Rick Blabolil
President
December 11, 2013

Does Your Work Culture Attract and Keep Top Talent?

Of the many challenges organizations face today, attracting and retaining top talent heads the list.

What defines top talent also defines a top performing work environment: creativity, enthusiasm and imagination combined with knowledge and experience. And that environment is generated by your work culture. An ideal culture would be one where every employee’s passions can take root, be nurtured and grow in a way that allows them to make their very best contribution.

Does your organization do this? Answers to the questions below could hold some clues:

  • What is your leadership’s style? Does your management team encourage creativity and risk-taking? A command and control attitude won’t work if you want to attract excellence. Top talent puts a premium on environments that support creativity and imagination, and deliver feedback.
  • What is the role of policies and procedures? Do they exert absolute rule on the way your organization operates? Or, are they primarily used as guidelines, leaving room for decisions “to do the right thing” in those gray areas that are certain to crop up?
  • Are your organization’s values consistent with values that treat people as priceless assets? These include respect for others, integrity, honesty, trust and benevolence. Ideally, these values drive your organization’s culture which, at every point, must reflect those values.
  • Does your organization generate new products, services or ideas? A culture that supports creativity and risk-taking embraces new technologies that support business goals, makes information and data meaningful, and tries to anticipate customer needs. A culture that attracts top talent—and keeps it—is known for bringing creative ideas, inspiration, a will to persevere, sense of purpose and critical thinking to its customers. Is your organization known for transactions and execution or for creative, visionary solutions?

Shaping your culture

Concerns about “corporate culture” burst onto the business scene in the 1980s, with the publication of two books: In Search of Excellence, by Thomas Peters and Robert Waterman, and Corporate Culture: The Rites and Rituals of Corporate Life by Terrence Deal and Allan Kennedy.  At the time, the emphasis was on changing corporate cultures. A defined process guided those changes toward a finite end point.

Many of the principles that came out in the 80s regarding corporate culture still apply, but today shaping an organization’s culture is preferred to changing it. This reflects times in which we live: fluid, rapidly shifting, evolving. We continuously shape our culture in response, while staying true to its core values.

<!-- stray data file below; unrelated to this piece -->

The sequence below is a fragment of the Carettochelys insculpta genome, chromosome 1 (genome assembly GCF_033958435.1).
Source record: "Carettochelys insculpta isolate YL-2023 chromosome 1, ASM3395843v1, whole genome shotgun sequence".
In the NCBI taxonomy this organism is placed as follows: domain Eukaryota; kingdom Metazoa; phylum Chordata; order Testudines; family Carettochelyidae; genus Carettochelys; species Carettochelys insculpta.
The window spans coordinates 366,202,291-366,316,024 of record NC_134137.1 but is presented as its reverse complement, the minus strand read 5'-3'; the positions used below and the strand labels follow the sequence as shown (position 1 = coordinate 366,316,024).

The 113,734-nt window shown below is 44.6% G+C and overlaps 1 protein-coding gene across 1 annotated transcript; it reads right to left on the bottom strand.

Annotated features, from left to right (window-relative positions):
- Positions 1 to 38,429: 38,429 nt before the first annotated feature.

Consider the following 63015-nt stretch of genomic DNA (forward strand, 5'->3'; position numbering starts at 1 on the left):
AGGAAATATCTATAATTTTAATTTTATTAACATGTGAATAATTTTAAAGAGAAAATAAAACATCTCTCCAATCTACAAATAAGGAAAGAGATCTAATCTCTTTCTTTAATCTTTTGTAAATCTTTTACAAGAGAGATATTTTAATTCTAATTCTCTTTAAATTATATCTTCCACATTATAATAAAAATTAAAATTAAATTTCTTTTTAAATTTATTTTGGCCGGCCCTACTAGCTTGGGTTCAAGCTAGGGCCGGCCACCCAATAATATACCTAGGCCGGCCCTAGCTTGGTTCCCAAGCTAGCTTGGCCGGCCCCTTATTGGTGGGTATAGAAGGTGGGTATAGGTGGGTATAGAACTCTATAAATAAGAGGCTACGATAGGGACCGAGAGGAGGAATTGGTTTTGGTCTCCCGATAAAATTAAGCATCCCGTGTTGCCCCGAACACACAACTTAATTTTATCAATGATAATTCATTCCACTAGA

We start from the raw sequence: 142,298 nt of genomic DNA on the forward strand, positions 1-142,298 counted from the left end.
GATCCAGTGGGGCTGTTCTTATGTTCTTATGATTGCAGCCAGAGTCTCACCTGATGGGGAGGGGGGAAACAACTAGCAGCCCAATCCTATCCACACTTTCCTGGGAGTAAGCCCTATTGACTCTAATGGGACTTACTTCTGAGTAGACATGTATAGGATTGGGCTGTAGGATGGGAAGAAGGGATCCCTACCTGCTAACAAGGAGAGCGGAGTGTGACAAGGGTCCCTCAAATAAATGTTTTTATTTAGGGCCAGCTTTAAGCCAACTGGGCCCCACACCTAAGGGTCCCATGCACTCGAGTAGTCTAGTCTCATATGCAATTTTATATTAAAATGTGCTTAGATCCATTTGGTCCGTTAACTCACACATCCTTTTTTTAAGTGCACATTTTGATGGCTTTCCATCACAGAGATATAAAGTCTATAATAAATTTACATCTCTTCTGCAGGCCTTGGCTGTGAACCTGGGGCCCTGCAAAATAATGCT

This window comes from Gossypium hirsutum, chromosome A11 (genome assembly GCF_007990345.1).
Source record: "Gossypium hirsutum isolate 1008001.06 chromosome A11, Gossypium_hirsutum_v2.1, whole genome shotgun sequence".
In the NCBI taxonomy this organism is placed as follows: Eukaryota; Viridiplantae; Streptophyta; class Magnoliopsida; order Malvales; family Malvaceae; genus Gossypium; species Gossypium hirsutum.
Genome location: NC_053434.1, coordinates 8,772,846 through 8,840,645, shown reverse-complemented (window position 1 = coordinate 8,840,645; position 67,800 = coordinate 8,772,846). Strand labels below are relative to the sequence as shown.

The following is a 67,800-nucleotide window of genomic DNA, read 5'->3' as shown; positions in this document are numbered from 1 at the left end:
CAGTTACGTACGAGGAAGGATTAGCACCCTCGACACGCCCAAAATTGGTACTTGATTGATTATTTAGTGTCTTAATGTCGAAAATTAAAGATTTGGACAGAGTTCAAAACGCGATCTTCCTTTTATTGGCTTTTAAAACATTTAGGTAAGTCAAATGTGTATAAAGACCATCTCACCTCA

This ongoing shaping of culture is a collaborative process between employees and management. It is employee engagement in its purest form. People are drawn to a culture that says- I don’t have to fit into a box. I will contribute, I will collaborate, I will become part of the shaping, I will shape and be shaped.

Shaping a culture is not easy, but it is smoother if your intent is understood by your employees. Otherwise, the perception may be one of just another management theory du jour. Just as you give your employees room to take risks and make mistakes, if your intent is pure and you remain true to it throughout the process, the transformation you are undertaking will be given room to learn from mistakes as well.

The bottom line

Your organization’s reputation for attracting top talent is a magnet that draws new customers and keeps current ones, and it’s your culture that draws top talent. When James Heskett and John P. Kotter, both of Harvard Business School, conducted research on the economic impact of corporate cultures, they found that strong corporate cultures that “encourage leadership from everyone in the firm” produced astounding bottom line results: revenue growth of 682 percent, stock value growth of 901 percent, and net income growth of 756 percent, all in a time frame of just 12 months.[i]

Like it or not, you may be faced with replacing nearly one-fifth of your workforce within the next five years. And that’s just taking into account the 18 percent of Boomers that a report from ADP predicts will be retiring over that timeframe. So, while there will be a surge in hiring, there will also be the grooming of the next generation (gen X and gen Y) of business leaders.

Is your organization’s culture attracting the best talent? If not, why not? And what can you do about it? Have you started shaping your company’s future – today?

[i] John Kotter, “Does Corporate Culture Drive Financial Performance?” Forbes.com/leadership. February 10, 2012.

Resources:

Six Components of a Great Corporate Culture. John Coleman. HRB Blog Network.  May 6, 2013.

10 Talent Management Lessons Every Company Should Embrace. Meghan Casserly.Forbes.com. July 23, 2013.

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